School of Hard Knocks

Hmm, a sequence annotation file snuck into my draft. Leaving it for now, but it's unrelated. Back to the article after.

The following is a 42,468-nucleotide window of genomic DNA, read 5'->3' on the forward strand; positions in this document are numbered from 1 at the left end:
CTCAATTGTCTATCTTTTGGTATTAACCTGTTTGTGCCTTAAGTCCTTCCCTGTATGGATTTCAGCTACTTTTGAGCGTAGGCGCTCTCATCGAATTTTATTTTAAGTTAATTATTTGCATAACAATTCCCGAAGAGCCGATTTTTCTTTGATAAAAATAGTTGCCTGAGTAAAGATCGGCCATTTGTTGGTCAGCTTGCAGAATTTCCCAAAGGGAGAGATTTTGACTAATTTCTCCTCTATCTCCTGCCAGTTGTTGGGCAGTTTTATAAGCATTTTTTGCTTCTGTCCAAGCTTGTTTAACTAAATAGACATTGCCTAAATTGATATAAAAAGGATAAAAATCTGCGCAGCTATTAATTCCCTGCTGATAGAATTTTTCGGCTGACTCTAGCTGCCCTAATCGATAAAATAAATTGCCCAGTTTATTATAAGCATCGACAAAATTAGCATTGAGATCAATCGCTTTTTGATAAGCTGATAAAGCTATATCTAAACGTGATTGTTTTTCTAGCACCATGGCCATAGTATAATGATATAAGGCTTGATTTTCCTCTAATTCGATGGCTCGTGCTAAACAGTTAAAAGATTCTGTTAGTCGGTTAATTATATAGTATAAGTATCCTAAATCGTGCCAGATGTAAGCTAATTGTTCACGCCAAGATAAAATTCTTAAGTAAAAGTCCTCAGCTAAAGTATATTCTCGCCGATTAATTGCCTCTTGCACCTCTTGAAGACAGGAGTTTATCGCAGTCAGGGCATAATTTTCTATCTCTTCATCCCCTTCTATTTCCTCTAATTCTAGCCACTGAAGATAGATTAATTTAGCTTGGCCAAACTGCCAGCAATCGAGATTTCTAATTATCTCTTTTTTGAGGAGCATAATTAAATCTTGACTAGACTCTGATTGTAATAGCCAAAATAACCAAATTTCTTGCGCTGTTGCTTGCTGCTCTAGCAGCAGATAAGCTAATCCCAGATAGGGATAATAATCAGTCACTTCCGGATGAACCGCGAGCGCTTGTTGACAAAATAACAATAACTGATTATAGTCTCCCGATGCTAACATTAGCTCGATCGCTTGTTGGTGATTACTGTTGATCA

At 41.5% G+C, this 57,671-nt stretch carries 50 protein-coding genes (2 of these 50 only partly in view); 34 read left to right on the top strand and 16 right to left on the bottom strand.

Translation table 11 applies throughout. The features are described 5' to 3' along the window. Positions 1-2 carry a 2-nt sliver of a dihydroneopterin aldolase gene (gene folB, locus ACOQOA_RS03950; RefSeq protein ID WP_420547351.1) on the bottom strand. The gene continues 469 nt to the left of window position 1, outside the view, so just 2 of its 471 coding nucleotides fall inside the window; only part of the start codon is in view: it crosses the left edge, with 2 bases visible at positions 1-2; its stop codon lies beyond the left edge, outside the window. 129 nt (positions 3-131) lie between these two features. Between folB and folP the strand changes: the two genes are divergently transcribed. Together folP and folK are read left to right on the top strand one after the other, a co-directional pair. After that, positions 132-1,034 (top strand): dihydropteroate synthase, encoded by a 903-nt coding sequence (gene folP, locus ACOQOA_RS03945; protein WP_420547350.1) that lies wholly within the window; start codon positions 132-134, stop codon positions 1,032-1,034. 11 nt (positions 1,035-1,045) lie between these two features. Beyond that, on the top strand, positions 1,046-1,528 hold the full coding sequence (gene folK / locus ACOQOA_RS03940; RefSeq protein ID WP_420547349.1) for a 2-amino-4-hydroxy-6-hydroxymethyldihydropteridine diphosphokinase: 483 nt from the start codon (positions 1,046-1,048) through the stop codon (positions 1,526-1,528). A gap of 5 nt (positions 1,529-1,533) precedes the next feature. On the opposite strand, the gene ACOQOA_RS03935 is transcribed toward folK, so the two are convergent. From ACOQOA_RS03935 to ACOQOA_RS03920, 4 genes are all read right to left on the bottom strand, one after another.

Thanks to Mike Tyson, boxing again has come under heavy fire. But many fighters end up with worse damage than a gnawed ear. Forty-nine years ago one of the most poignant cases was that of a young fighter who stepped into the ring at the Milwaukee Auditorium.Jackie Darthard and Ernestine Alexander grew up around one another in Kansas City, MO, and early on, Ernestine says, "I couldn't stand him. He used to pick at me all the time."So naturally they fell in love and got married. They were both only 15 years old, and had just finished the eighth grade. "Just babies," sighs Ernestine. From the beginning, she shared her husband with another love. "He lived and breathed boxing," she says. Slept it, too. Sometimes, dreaming he was in the ring, Jackie would hit his wife in his sleep. Laughing, she recalls, "I'd say, 'Was you doing that on purpose?'"Jackie Darthard, who started boxing when he was 12, had so much natural ability that at 15 he won the national amateur flyweight tile. In 1946, the church choir singer turned professional and became an immediate sensation by knocking out 12 of his first 14 opponents. They called him the "Kansas City Slicker," and in his first year Darthard lost only one fight. In mid-1947, Darthard set out to conquer bigger worlds, and in boxing Milwaukee was just below New York then as a major fight venue, with several promoters running cards regularly at the Auditorium and other sites. A young businessman named Frank Balistrieri became the city's top promoter of boxing through the 1950s before moving on to other pursuits that were outlined when he was named in 1961 on the Senate floor as the head of the local arm of the Cosa Nostra crime syndicate.On June 5, 1947, Darthard made his debut at the Auditorium, knocking out Detroit's tough Fist Dever in three rounds. Local fans, wrote Milwaukee Journal sports editor R.G. Lynch, were impressed by Darthard's "speed, fine boxing and hard punching."By the time Darthard upset Eddie O'Neill in Milwaukee on October 10 of that year, in his third local appearance, Lynch wrote that Milwaukee ring experts considered him "the classiest ring man who has come to town in years, barring only Willie Pep." That was high praise, inasmuch as future Hall of Fame member Pep was then world champion in the featherweight class and had lost only one of 110 professional fights.Three weeks after Darthard won a decision over hometown favorite Jimmy Sherrer at the Auditorium, in a fight in which he suffered his first knockdown when Sherrer put him down briefly in the first round, he faced the toughest test of his career on November 18, 1947. His opponent was Cecil Hudson, a strong, crafty veteran who had beaten top welterweight contender Tommy Bell and future middleweight champion Jake LaMotta. More than 3,000 fans witnessed the Auditorium 10-rounder that often degenerated into a brawl, foul tactics having been employed by both boxers. "They seemed to enjoy the game they were playing, grinning at each other, tying each other up, whaling away at times, pulling dirty tricks," wrote Lynch the next day.Darthard got the unanimous decision, and in its end-of-the-year rankings, The Ring magazine, "The Bible of Boxing," rated him the ninth-best middleweight in the world under world champion Rocky Graziano. Within several months, Darthard would climb to the number five spot. He was only 18, and the future looked limitless for the Kansas City Slicker. According to Lynch, Darthard's managers "see in this rapidly growing youngster a potential heavyweight contender." But that was before Bert Lytell.The second-ranked contender in the 160-pound class, "The Chocolate Kid," as Lytell was called, was one of the great fighters of the 1940s. He was too good, in fact, ever to get a crack at a title. But the Fresno, CA fighter had beaten such other greats as Charley Burley and Holman Williams. And, Lytell had twice as many fights as Darthard when they fought on February 16, 1948, at the Kansas City Municipal Auditorium. The Slicker received a fair going-over in the ring, but Lytell got one from the judges. The fight was called a draw, but even a Kansas City Times reporter wrote, "Lytell was the winner by a thousand points, more or less. Darthard put up a savage fight, but at times was in a state of utter confusion. He punched and swung against a target so elusive that the blows found no resting place. The fight was rugged all the way and something more than rough at times."It would have been a good time to pull back and take a breather. Darthard, who wouldn't turn 19 until May 4, had fought 33 times since turning pro two years previously, usually at least once a month. His wife suggested some time off. Her husband's climb had been difficult on Ernestine. She had attended "one or two" of Jackie's fights. But "they got on my nerves," she says. "Professionals was no comparison to Golden Gloves. I didn't want nobody to hit on him like that. But I knew it was his life, so I had to live it, too."There were other, worse hardships in their lives. In their three years as husband and wife, Ernestine had lost three babies at birth. And despite Jackie's success in boxing, it was hardly a lucrative profession for him. In those days, black boxers were on the lowest end of the boxing pay scale. The $2,400 he got for the Lytell fight was Darthard's top purse. He and Ernestine lived in an apartment owned by Beau Davis, Jackie's manager. They didn't own a car. The fifth-ranked middleweight contender worked at a mattress company between fights, and even washed dishes to help make ends meet. But now Jackie had a reputation, and new fight offers were pouring in. Darthard took the one he wanted most when they offered him a rematch with the Chocolate Kid in the city in which the Kansas City Slicker figured he couldn't lose."This is my lucky spot," Darthard told Milwaukee Sentinel boxing writer Ray Grody here the day before his April 21, 1948 rematch with Lytell. "I've never lost a fight here in six starts."Kansas City was a nice place to live," Darthard said, but "give me this here town when I'm fighting. You know, I've won 36 of 38 fights. Mickey Savage beat me in my fourth bout in 1946, and this fella Lytell held me to a draw about two months ago. Both occurred in Kansas City. See what I mean about Milwaukee? It seems I do my best fighting here." Brew City wasn't his only lucky charm. There was the blue baseball cap Jackie wore into the ring for every fight. That had started when he played baseball after weighing-in for a bout one day. The game ran late, Darthard had to rush to make it to the arena and ended up unconsciously wearing the cap into the ring. He won the fight, and after that he insisted on wearing it in the ring right up until the referee sent him and his opponent back to their corners with instructions to "come out fighting." Ernestine remembers that cap well."He never took it off," she says. "He even slept with it. I hid it once, and I thought we was gonna get a divorce." His child-like belief that all the luck was in his corner accompanied Jackie into the ring at the Milwaukee Auditorium that night, but fate might have telegraphed what was in store for him in several events leading up to the fight.The most chilling was a dream Darthard's mother had in Kansas City the night before. In it, Mary Darthard saw her son being carried out of the ring. Forty-nine years later, Ernestine wonders if Jackie himself didn't have some kind of premonition about what would happen here. After he rejected her suggestion that it was too soon to be fighting Lytell again, she asked to at least accompany him to Milwaukee."I don't think you need to come to this one," he answered.And then there was his lucky blue cap. When Darthard arrived in his dressing room at the Auditorium, he discovered that his most prized talisman somehow had been left back at the rooming house he and Davis were staying in near North Fifth and West Vliet streets.He wouldn't fight without it. "Oh, Beau! I forgot my cap!" he told his manager. "Go get it right away. It's by the bed in my room." A messenger was dispatched for the cap. But its, and Darthard's luck had run out.Ernestine was descending a stairway in her building in Kansas City when she heard a radio announcer say her husband was hurt. She was driven to wait at her parents' home, while her mother-in-law and several of Darthard's siblings drove all night to Milwaukee in a borrowed car. On Highway 41, at the city's southern limit, the Darthards' car was flagged down by Dorothy Byrd, identified later by Journal writer Richard L. Davis in a widely anthologized piece as the madam at a Milwaukee house of prostitution, the proverbial hooker with a heart of gold. Byrd had gone driving in search of an incoming car with Missouri license plates and black occupants because she didn't like the idea of the Darthards coming alone into a strange city.It was Byrd who informed the Darthards that Jackie had died after emergency surgery to stem the bleeding in his brain that had caused him to slump to the ring floor after the sixth round of the fight. The teenage ring sensation had gotten one thing he wished for that night. Before the fight, Darthard told Grody: "I just hope he comes to me. I'll be there to meet him. That's how I want him to fight -- slam-bang. Let him trade punches with me and you'll see some fireworks -- and Mr. Lytell will explode right on his back."Lytell did as Darthard had hoped. He knocked Darthard down twice in round three. After Jackie got up the second time, Lytell's manager, Sammy Aaronson, noticing what he later described as a "sick expression" on Darthard's face, yelled at the referee to stop the fight. But he was told by a state boxing inspector to be quiet because he was violating a state ordinance against yelling at ringside.Two weeks earlier, a headline in the Journal had announced, "State Ring Board Approves Rules To Guard Against Boxing Deaths." One of the new rules adopted by members of the Wisconsin Athletic Commission, then in charge of governing rings here, called for a boxer who was knocked down to receive an automatic eight-count from the referee before being allowed to resume the fight. But because they hadn't yet been published by the Secretary of State's office, the new rules weren't in effect that night.In the Slicker's corner at the end of round three, Beau Davis was worried. "How do you feel, boy?" he asked Darthard. "I'm straight now. I can come on from here," the boxer answered. "I'm just getting warmed up. He got a couple of lucky punches, that's all." "How many fingers do you see?" asked Davis, waving a couple in front of Darthard's eyes."Two. Do you think I can't count?""Where are we staying in Milwaukee?""Sixteen-twenty-four N. 5th St." replied Darthard, adding, "Say, cut out the jive, man. I'm all right. I'm going to get this chump." "Well, cover up then," admonished his manager, to which the young boxer snapped, "I don't need to cover up. I'm all right!" Darthard did better the next round, but by the sixth Lytell was pounding him again. After the Kansas City boxer returned to his corner, Davis again asked Darthard where they were staying in town. "All I know," replied the fighter, in the last coherent sentence he would utter, "is that I'm in Milwaukee fighting." An ambulance took him to County Emergency Hospital on North 24th Street and Wisconsin Avenue, and surgeon Harry P. Maxwell cut open Darthard's head and tried to staunch the hemorrhaging in his brain caused by Lytell's blows. But the Kansas City Slicker died at 8:30 the following morning without ever waking up.After an inquiry, District Attorney William J. McCauley ruled that Darthard's death was an "unavoidable accident." Davis said his fighter's health had been good, although he recalled that after the Sherrer bout, Jackie had complained of a terrific headache. Mary Darthard, Jackie's mother, said she was satisfied, and told the weeping Lytell, "I know how you feel, son. Like Jackie would have felt. It wasn't your fault. It must have been the will of God, I guess. Brace up, honey. Don't let it ruin your life." Jackie Darthard's life wasn't the only thing lost that night. When they were gathering his personal effects at the morgue, missing was his lucky baseball cap. It was never seen again.Before the body was shipped home to Kansas City, a few hundred turned out in Milwaukee for a service at the O'Bee Funeral Home. About 2,000 attended Darthard's funeral in Kansas City, and heard Rev. I.L. McAllister say, "One of the saddest things of all in professional boxing is the spectator," who "wants to see the flow of blood. The fighter must be cut down. The fighter hears the roar of the crowd. He tries, and expects to bring his opponent down."Ernestine was helped through her devastating loss by loving and supportive parents. Like Jackie's mother, she never blamed the man whose fists made her a widow at 18. "I had a lot of respect for Bert Lytell," she says. Ernestine never married again. Today, at 67, even though her health is not robust, her spirit is."I still miss him, but I know God knew best," she says. Her only exasperation is directed at whomever walked off with her scrapbooks and memorabilia heralding Jackie's meteoric boxing career. Today she doesn't even have a photo left of her late husband. But, she says, "I still have my memories in my heart." The Jackie Darthard story might seem especially tragic because he was a young man whose life ended just as fame, fulfillment and even greatness seemed so near.But his widow doesn't see it that way. In fact, Ernestine thinks the Kansas City Slicker couldn't have asked for better luck after all. "Boxing was in his blood," she says, "and he went doing what he loved the best."